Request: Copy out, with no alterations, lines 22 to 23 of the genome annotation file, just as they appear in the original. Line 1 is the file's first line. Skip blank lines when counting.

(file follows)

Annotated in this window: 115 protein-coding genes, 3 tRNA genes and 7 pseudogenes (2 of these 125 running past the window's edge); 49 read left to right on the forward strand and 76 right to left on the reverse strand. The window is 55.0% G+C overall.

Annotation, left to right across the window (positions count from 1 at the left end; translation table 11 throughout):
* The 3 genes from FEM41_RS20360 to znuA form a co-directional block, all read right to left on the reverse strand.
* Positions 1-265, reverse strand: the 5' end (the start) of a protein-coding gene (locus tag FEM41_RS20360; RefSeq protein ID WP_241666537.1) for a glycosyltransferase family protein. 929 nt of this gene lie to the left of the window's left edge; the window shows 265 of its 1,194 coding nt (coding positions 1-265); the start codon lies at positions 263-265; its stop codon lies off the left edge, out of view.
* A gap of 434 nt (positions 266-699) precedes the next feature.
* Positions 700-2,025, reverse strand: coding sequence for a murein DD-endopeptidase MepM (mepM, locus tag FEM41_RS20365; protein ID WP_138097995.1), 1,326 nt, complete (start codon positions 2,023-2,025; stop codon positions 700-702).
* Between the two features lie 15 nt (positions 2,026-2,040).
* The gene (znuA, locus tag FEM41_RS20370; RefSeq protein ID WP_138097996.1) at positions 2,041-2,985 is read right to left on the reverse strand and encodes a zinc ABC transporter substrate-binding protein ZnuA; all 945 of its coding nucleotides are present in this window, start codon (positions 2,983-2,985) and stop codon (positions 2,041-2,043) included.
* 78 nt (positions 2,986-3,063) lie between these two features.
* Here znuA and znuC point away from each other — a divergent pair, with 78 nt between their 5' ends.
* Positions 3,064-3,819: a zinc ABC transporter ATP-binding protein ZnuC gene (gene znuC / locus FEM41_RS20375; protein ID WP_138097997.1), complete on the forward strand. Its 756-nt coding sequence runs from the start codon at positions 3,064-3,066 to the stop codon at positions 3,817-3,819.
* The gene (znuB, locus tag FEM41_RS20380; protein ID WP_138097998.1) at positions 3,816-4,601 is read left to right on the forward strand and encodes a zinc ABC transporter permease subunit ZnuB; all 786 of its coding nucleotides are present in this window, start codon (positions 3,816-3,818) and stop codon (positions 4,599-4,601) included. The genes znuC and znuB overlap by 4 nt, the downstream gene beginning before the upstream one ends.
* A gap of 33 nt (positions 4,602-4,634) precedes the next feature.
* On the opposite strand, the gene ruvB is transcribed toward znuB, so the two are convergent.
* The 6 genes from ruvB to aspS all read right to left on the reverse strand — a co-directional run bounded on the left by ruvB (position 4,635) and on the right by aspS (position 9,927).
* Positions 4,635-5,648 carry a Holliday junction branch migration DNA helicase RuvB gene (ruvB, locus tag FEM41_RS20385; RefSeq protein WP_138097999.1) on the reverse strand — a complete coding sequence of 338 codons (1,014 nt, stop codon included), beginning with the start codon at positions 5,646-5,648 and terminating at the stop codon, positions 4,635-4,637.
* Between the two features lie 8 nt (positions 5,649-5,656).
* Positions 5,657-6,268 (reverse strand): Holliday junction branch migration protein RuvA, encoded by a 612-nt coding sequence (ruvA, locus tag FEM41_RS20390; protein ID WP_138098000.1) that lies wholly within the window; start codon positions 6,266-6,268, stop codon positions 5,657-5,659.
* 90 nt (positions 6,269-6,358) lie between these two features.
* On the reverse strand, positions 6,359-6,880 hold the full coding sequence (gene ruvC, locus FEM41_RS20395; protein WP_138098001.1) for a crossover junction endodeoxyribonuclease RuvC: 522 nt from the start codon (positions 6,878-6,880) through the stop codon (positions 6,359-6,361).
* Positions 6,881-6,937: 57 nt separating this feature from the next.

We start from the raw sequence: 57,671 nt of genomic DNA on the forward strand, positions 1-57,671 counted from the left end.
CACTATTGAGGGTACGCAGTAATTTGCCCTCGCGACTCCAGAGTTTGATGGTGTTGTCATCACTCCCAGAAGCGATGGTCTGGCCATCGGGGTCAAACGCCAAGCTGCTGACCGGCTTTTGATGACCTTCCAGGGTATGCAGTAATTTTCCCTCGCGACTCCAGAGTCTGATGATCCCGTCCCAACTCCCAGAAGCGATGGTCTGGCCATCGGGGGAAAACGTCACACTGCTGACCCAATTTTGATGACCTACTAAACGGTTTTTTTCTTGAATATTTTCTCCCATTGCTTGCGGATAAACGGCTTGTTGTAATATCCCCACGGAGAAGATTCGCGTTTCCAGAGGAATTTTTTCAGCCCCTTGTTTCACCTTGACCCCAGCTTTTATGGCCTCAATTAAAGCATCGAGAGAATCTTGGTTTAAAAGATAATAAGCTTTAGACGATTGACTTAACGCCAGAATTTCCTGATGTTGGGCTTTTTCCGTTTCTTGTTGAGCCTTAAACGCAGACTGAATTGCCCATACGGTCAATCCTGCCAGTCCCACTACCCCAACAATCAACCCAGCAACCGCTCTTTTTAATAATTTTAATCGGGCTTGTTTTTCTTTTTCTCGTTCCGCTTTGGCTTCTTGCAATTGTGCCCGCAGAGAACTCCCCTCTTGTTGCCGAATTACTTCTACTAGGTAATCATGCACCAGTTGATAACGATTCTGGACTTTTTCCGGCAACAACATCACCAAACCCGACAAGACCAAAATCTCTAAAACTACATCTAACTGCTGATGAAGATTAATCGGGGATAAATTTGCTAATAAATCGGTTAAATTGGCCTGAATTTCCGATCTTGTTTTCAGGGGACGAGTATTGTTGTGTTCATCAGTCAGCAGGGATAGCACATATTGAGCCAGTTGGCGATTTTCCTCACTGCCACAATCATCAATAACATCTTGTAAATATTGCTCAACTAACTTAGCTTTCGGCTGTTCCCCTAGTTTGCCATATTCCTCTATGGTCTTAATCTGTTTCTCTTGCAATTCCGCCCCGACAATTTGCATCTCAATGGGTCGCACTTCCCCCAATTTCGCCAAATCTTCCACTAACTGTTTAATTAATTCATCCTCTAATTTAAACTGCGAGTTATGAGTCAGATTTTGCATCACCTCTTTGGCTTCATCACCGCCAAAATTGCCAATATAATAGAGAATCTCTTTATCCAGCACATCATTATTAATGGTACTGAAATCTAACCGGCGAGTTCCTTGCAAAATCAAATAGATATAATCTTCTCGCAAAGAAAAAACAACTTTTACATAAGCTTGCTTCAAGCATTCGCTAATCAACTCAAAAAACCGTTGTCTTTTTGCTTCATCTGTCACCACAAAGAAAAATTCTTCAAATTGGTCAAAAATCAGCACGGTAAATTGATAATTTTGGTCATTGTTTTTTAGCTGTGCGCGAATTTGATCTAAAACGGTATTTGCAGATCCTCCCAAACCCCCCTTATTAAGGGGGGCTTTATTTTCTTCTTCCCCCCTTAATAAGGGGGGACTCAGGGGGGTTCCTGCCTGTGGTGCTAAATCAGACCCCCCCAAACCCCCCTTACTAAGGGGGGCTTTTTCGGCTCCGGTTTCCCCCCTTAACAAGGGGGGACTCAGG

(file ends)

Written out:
We start from the raw sequence: 57,671 nt of genomic DNA on the forward strand, positions 1-57,671 counted from the left end.
CACTATTGAGGGTACGCAGTAATTTGCCCTCGCGACTCCAGAGTTTGATGGTGTTGTCATCACTCCCAGAAGCGATGGTCTGGCCATCGGGGTCAAACGCCAAGCTGCTGACCGGCTTTTGATGACCTTCCAGGGTATGCAGTAATTTTCCCTCGCGACTCCAGAGTCTGATGATCCCGTCCCAACTCCCAGAAGCGATGGTCTGGCCATCGGGGGAAAACGTCACACTGCTGACCCAATTTTGATGACCTACTAAACGGTTTTTTTCTTGAATATTTTCTCCCATTGCTTGCGGATAAACGGCTTGTTGTAATATCCCCACGGAGAAGATTCGCGTTTCCAGAGGAATTTTTTCAGCCCCTTGTTTCACCTTGACCCCAGCTTTTATGGCCTCAATTAAAGCATCGAGAGAATCTTGGTTTAAAAGATAATAAGCTTTAGACGATTGACTTAACGCCAGAATTTCCTGATGTTGGGCTTTTTCCGTTTCTTGTTGAGCCTTAAACGCAGACTGAATTGCCCATACGGTCAATCCTGCCAGTCCCACTACCCCAACAATCAACCCAGCAACCGCTCTTTTTAATAATTTTAATCGGGCTTGTTTTTCTTTTTCTCGTTCCGCTTTGGCTTCTTGCAATTGTGCCCGCAGAGAACTCCCCTCTTGTTGCCGAATTACTTCTACTAGGTAATCATGCACCAGTTGATAACGATTCTGGACTTTTTCCGGCAACAACATCACCAAACCCGACAAGACCAAAATCTCTAAAACTACATCTAACTGCTGATGAAGATTAATCGGGGATAAATTTGCTAATAAATCGGTTAAATTGGCCTGAATTTCCGATCTTGTTTTCAGGGGACGAGTATTGTTGTGTTCATCAGTCAGCAGGGATAGCACATATTGAGCCAGTTGGCGATTTTCCTCACTGCCACAATCATCAATAACATCTTGTAAATATTGCTCAACTAACTTAGCTTTCGGCTGTTCCCCTAGTTTGCCATATTCCTCTATGGTCTTAATCTGTTTCTCTTGCAATTCCGCCCCGACAATTTGCATCTCAATGGGTCGCACTTCCCCCAATTTCGCCAAATCTTCCACTAACTGTTTAATTAATTCATCCTCTAATTTAAACTGCGAGTTATGAGTCAGATTTTGCATCACCTCTTTGGCTTCATCACCGCCAAAATTGCCAATATAATAGAGAATCTCTTTATCCAGCACATCATTATTAATGGTACTGAAATCTAACCGGCGAGTTCCTTGCAAAATCAAATAGATATAATCTTCTCGCAAAGAAAAAACAACTTTTACATAAGCTTGCTTCAAGCATTCGCTAATCAACTCAAAAAACCGTTGTCTTTTTGCTTCATCTGTCACCACAAAGAAAAATTCTTCAAATTGGTCAAAAATCAGCACGGTAAATTGATAATTTTGGTCATTGTTTTTTAGCTGTGCGCGAATTTGATCTAAAACGGTATTTGCAGATCCTCCCAAACCCCCCTTATTAAGGGGGGCTTTATTTTCTTCTTCCCCCCTTAATAAGGGGGGACTCAGGGGGGTTCCTGCCTGTGGTGCTAAATCAGACCCCCCCAAACCCCCCTTACTAAGGGGGGCTTTTTCGGCTCCGGTTTCCCCCCTTAACAAGGGGGGACTCAGG